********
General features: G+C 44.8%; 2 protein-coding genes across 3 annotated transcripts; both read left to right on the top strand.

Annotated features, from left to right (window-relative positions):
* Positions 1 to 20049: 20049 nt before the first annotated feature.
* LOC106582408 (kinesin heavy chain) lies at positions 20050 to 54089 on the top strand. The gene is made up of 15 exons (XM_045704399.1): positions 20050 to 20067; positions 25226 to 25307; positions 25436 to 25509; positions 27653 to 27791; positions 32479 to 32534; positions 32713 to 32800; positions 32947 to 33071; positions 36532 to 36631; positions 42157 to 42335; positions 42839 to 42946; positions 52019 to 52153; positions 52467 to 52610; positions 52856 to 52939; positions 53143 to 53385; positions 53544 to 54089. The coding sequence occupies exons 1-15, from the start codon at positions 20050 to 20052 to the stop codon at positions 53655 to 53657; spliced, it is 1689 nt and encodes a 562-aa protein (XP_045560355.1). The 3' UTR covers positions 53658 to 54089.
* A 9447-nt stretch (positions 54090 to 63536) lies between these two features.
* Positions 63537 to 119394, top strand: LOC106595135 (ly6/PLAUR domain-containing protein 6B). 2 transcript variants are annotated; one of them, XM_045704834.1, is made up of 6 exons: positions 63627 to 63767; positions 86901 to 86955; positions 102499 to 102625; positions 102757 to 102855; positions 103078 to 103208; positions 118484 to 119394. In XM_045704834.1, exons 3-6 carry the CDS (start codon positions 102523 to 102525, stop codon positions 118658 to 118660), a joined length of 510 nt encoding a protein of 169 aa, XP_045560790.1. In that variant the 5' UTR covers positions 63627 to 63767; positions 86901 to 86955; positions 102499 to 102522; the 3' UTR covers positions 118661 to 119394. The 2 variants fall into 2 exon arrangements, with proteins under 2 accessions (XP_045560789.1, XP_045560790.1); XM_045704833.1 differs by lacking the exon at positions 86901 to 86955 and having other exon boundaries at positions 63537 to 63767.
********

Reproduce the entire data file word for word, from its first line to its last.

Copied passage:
General features: G+C 44.8%; 2 protein-coding genes across 3 annotated transcripts; both read left to right on the top strand.

Annotated features, from left to right (window-relative positions):
* Positions 1 to 20049: 20049 nt before the first annotated feature.
* LOC106582408 (kinesin heavy chain) lies at positions 20050 to 54089 on the top strand. The gene is made up of 15 exons (XM_045704399.1): positions 20050 to 20067; positions 25226 to 25307; positions 25436 to 25509; positions 27653 to 27791; positions 32479 to 32534; positions 32713 to 32800; positions 32947 to 33071; positions 36532 to 36631; positions 42157 to 42335; positions 42839 to 42946; positions 52019 to 52153; positions 52467 to 52610; positions 52856 to 52939; positions 53143 to 53385; positions 53544 to 54089. The coding sequence occupies exons 1-15, from the start codon at positions 20050 to 20052 to the stop codon at positions 53655 to 53657; spliced, it is 1689 nt and encodes a 562-aa protein (XP_045560355.1). The 3' UTR covers positions 53658 to 54089.
* A 9447-nt stretch (positions 54090 to 63536) lies between these two features.
* Positions 63537 to 119394, top strand: LOC106595135 (ly6/PLAUR domain-containing protein 6B). 2 transcript variants are annotated; one of them, XM_045704834.1, is made up of 6 exons: positions 63627 to 63767; positions 86901 to 86955; positions 102499 to 102625; positions 102757 to 102855; positions 103078 to 103208; positions 118484 to 119394. In XM_045704834.1, exons 3-6 carry the CDS (start codon positions 102523 to 102525, stop codon positions 118658 to 118660), a joined length of 510 nt encoding a protein of 169 aa, XP_045560790.1. In that variant the 5' UTR covers positions 63627 to 63767; positions 86901 to 86955; positions 102499 to 102522; the 3' UTR covers positions 118661 to 119394. The 2 variants fall into 2 exon arrangements, with proteins under 2 accessions (XP_045560789.1, XP_045560790.1); XM_045704833.1 differs by lacking the exon at positions 86901 to 86955 and having other exon boundaries at positions 63537 to 63767.